“If we chose to turn that money into salary money, it wouldn’t work because if you give someone a salary increase, that money would need to be a part of that salary every single year,” Cowley said.
Building funds come from Capital Improvement Capital Development appropriations, which are approved by the Utah Legislature. Before those funds can even go to USU, funding is determined by the Legislature in regard to priorities recommended by the Board of Regents and the State Building Board.
The State Building Board — under the Division of Facilities and Construction Management — serves as a policy board to assess and prioritize the state’s capital facility needs.
USU’s pending Brigham City campus location at the old abandoned Intermountain Indian School has been approved by USU’s Board of Trustees and Utah Board of Regents — and both boards eventually approved the first building to be built there — but it will be several years before the facility can be funded because it is low on the list of priorities the State Building Board and still needs funding approval from the Legislature.
There are also buildings not funded by the Legislature but that still need approval from it before the building can be constructed. That includes the $7 million strength and conditioning center unveiled last year by USU Athletic Director Scott Barnes.
As is the case with capital development funds, operation and maintenance funds are kept separately from other budgeting accounts as well, Cowley said.
How buildings are funded
According to Braithwaite, buildings are funded through state appropriation, private donations or bonding. Some USU buildings are entirely state funded, entirely donor funded or, in some cases, both.
In the case of donor funds for buildings, that money will go straight into the USU comprehensive campaign, officially launched in 2007. Approximately $121.8 million of the $381 million raised for the campaign so far is dedicated to funding new buildings, according to the campaign’s website.
Since Albrecht became president of USU in 2005, the total amount of construction costs of buildings that have been constructed or are authorized for construction totals $300 million, according to figures from Cowley’s office. Of that total, $125 million was donated, and $175 million came in the form of state funding.
During the recession, constructing buildings has not been so much of a problem as have maintaining and keeping those facilities operational has, Cowley said.
A building funded by private donations or other non-state funded sources could be approved by the Legislature to be built, but they can decide not to fund O&M (operations and maintenance).
This proved to be a problem for the Emma Eccles Jones Early Childhood Resource Center and the Bingham Entrepreneurship and Energy Research Center during legislative sessions from 2009 to this year. O&M funding for the flagship building at the newly designated Uintah Basin Campus of Utah State University in Vernal has not been granted by the state, according to Cowley.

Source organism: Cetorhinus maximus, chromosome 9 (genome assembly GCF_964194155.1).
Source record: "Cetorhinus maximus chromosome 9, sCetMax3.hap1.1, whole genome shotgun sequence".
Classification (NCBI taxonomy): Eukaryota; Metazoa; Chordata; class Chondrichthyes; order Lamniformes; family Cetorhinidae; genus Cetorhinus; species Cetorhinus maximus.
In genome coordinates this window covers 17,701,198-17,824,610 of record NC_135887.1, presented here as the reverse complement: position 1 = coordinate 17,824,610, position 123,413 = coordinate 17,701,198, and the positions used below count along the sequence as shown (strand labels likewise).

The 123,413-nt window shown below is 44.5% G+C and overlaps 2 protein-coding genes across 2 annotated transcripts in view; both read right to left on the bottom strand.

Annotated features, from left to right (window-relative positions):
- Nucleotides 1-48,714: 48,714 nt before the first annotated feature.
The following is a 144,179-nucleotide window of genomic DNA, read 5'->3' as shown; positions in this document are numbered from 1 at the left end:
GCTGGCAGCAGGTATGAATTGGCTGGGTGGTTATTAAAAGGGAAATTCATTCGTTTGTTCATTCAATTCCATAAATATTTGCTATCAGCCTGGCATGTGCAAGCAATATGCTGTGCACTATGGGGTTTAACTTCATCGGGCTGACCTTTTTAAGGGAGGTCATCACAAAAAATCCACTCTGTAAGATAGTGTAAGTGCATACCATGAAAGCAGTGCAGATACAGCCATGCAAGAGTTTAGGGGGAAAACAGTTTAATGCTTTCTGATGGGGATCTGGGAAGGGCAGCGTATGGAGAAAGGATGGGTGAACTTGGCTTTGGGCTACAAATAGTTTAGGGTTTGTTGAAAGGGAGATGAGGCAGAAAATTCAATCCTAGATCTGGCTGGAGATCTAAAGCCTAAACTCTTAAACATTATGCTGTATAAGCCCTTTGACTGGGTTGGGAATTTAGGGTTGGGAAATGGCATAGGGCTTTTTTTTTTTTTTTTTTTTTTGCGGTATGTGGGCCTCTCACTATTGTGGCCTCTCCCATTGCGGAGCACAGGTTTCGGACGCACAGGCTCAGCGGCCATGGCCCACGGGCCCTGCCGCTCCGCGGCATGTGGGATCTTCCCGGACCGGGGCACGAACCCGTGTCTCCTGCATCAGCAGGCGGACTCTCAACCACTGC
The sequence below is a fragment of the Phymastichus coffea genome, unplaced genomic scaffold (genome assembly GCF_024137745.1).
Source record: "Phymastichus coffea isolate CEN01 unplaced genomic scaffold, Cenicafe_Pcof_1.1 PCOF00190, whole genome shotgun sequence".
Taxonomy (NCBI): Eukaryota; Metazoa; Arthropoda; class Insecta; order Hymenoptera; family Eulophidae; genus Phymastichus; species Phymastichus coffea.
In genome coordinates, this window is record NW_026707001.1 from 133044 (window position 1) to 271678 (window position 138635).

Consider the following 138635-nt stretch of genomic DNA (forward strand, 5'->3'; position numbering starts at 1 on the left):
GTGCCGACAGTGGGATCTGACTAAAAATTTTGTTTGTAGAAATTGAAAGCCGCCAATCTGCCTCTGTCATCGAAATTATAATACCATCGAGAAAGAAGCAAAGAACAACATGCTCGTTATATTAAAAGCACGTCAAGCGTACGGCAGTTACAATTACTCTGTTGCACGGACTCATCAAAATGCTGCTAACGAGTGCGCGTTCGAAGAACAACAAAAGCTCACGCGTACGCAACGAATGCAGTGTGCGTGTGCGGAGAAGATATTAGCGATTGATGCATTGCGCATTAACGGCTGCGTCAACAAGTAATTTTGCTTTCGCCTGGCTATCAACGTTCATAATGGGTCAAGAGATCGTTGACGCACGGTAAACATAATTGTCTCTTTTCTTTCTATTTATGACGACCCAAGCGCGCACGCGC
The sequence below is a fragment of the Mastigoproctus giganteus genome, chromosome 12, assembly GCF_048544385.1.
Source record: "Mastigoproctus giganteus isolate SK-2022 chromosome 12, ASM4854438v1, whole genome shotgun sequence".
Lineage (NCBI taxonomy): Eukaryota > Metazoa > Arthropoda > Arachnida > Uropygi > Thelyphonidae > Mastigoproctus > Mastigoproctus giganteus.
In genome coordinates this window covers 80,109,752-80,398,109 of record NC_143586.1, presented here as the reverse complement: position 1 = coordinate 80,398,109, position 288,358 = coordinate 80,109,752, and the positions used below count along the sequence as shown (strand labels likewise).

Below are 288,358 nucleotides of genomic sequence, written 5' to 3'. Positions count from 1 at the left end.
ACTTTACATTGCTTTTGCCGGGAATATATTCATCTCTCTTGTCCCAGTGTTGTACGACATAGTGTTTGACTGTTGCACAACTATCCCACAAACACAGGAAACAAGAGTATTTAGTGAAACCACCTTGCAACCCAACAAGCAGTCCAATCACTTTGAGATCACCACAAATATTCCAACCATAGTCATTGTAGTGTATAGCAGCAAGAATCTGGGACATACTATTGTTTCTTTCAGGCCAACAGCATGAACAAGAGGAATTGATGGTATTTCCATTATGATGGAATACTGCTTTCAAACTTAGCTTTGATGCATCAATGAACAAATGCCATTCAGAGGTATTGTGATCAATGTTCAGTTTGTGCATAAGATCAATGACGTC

“That becomes a real burden for USU because now we either have to … not use the building — like California did — or we use the building, but we have to allocate other budget sources to O&M,” Cowley said. “So we have been in a situation like California, except we just never choose to let a building sit there. We’re not done asking (for the O&M) and we hope the budget appropriations are better next year.”
Cowley was referring to the University of California - San Diego. Its recently built new medical center building and state-of-the-art lab are dormant because the California Legislature cannot secure O&M funding. Many other states across the country are facing the same problem when it comes to higher education institution buildings.
Also used to help keep those facilities running will be the 1.5 percent Tier II tuition increase for the 2012-13 school year that was approved by the Regents on Friday.
USU and the other USHE institutions are able to operate buildings without leaving them dormant until operation and maintenance funding arrives, Cowley said.
“New buildings at USU are desirable from the standpoint of retention and recruitment of new students and faculty,” Cowley said. “Good facilities are important to any university.”
He added that even though the Legislature has been bad to USU in many ways over the last four years — taking $25.2 million from its coffers — it still recognizes “facility needs.”
“You’ve got to give the state some credit that the economic downturn doesn’t take away the fact that there’s still a need to provide a comfortable learning environment for our students,” Cowley said. “They didn’t cut it off completely.”